Phenotypegenotype relationships

The P-thalassaemias show remarkable phenotypic variability, ranging from severe life-threatening anaemia to an extremely mild condition that may be identified only by chance. The molecular basis for this diversity is at least partly understood (Figure 6.5).

The genetic modifiers of the P-thalassaemia phenotype can be divided into primary, secondary and tertiary. Primary modifiers are the different mutations which, because of their variable effects on P-globin gene expression, may affect the output of P-globin chains, ranging from zero to a very mild reduction. Secondary modifiers are those that reduce the degree of imbal-

Figure 6.4 The pathophysiology of P-thalassaemia.

a2Y2 A' HbF

Selective survival of HbF-containing precursors

_Excess

Denaturation Degradation m

Haemolysis

Increased levels of HbF in red cells

Splenomegaly (pooling, plasma volume expansion)

High oxygen affinity of red cells

Anaemia

Reduced \ / Tissue

O2 delivery \ ^ hypoxia

Erythropoietin

Marrow expansion

Skeletal deformity Increased metabolic rate Wasting Gout Folate deficiency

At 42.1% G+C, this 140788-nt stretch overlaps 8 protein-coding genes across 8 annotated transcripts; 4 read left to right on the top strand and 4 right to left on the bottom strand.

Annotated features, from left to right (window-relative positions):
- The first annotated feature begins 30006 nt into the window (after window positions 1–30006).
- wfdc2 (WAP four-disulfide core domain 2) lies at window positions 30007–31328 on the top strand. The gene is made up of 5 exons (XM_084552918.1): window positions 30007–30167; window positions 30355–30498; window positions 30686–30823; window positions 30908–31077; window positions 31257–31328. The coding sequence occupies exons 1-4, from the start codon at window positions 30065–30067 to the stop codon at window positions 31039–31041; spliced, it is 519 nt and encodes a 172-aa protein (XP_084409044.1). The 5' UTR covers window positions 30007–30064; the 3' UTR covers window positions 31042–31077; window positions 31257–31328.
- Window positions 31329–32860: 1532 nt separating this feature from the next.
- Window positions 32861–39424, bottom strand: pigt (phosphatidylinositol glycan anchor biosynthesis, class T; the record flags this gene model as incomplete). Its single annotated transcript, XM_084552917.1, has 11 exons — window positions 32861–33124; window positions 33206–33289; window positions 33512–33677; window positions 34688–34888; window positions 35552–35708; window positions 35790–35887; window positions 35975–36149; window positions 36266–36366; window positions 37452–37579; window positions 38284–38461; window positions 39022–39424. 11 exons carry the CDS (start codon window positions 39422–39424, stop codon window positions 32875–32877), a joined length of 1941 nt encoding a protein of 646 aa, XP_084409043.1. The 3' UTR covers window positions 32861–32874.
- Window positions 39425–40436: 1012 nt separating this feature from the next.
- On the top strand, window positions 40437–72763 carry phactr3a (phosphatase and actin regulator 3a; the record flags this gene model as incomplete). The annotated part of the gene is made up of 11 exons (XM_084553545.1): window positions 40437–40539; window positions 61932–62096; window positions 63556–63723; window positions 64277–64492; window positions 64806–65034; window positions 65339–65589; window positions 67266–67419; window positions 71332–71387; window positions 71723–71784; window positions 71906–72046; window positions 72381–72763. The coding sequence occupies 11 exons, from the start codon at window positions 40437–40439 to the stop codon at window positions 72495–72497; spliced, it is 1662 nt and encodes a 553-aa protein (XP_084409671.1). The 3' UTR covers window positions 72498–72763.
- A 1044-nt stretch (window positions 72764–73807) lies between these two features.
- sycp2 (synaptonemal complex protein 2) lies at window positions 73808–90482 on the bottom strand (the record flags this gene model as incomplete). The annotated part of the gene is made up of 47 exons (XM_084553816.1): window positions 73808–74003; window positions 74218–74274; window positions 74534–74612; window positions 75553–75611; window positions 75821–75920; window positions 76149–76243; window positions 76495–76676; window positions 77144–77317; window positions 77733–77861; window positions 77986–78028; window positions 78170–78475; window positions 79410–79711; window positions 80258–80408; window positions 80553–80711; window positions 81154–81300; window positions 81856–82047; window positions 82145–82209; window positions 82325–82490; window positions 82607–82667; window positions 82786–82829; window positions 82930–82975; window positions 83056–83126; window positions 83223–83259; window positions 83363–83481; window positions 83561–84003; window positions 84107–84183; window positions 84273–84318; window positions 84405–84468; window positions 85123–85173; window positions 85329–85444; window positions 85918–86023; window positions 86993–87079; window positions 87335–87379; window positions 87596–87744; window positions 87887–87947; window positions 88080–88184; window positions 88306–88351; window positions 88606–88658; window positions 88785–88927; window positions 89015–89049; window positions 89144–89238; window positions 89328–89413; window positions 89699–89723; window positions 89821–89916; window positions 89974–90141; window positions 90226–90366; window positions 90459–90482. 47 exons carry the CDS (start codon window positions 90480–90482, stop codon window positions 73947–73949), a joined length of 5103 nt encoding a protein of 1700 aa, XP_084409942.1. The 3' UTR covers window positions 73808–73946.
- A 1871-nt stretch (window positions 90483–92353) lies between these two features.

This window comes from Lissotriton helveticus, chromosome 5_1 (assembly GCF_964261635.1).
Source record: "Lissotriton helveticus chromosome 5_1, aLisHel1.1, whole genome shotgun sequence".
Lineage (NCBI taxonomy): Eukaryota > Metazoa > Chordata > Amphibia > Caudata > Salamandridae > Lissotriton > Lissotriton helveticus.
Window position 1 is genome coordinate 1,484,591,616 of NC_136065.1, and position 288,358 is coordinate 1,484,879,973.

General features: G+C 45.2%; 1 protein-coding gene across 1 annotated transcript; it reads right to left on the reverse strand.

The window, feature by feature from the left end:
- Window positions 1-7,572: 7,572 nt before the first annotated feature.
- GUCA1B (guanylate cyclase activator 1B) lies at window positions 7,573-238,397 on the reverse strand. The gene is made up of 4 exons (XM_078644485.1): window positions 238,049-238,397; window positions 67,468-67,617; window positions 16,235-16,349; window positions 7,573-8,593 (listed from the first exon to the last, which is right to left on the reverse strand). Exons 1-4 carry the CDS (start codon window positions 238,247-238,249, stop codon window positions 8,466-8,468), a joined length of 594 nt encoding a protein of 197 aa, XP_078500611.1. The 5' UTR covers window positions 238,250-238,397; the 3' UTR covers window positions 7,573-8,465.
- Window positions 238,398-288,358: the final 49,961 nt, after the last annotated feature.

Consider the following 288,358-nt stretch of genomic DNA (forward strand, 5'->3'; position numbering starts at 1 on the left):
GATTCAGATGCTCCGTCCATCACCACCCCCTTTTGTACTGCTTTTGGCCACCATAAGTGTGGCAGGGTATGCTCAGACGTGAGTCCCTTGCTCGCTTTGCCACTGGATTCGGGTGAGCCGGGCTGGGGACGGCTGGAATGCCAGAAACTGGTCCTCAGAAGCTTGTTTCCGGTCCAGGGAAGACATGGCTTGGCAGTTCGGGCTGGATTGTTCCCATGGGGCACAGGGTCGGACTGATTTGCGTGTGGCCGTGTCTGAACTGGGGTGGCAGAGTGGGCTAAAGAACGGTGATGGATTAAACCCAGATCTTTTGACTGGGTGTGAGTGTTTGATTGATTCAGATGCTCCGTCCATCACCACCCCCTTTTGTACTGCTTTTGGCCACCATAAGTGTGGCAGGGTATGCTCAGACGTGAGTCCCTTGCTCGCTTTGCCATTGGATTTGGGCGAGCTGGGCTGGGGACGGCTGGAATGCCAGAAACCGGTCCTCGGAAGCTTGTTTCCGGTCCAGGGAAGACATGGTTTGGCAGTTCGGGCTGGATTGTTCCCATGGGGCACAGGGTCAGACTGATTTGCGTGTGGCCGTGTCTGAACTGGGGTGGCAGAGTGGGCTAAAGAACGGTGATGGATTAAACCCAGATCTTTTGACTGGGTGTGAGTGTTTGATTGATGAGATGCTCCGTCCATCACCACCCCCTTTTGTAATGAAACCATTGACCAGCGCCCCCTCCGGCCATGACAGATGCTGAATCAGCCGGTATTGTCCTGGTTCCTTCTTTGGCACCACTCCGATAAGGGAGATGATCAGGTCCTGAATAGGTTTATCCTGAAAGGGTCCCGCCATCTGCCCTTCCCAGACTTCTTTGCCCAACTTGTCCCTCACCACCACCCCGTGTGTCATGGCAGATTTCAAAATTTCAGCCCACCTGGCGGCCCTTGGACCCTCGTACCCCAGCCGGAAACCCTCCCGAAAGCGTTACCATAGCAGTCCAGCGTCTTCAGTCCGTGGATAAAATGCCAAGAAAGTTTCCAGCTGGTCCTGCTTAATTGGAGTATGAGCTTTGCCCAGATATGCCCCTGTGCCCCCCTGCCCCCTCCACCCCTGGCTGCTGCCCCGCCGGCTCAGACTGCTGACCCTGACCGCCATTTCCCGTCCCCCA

Increased iron absorption

Destruction of RBC precursors

Ineffective erythropoiesis

Anaemia

Reduced \ / Tissue

O2 delivery \ ^ hypoxia

Erythropoietin

Transfusion

Iron loading

Endocrine deficiencies Cirrhosis Cardiac failure a

ance of globin chain synthesis. They include the co-inheritance of a-thalassaemia and a variety of ill-understood genetic modifiers of y-chain production in adult life. Although several genes with the latter property have been identified, it seems likely that many remain to be discovered. Tertiary modifiers are those that affect the complications of disease; the severity of bone disease, iron loading and jaundice may be affected by polymorphisms of genes involved in the metabolic pathways concerned with these complications. Similarly, it seems very likely that the propensity to infection is modified by polymorphisms involving the immune system and its regulation. Finally, it should be remembered that environmental factors, long neglected, may also play an important role in modifying the P-thalassaemic phenotype.

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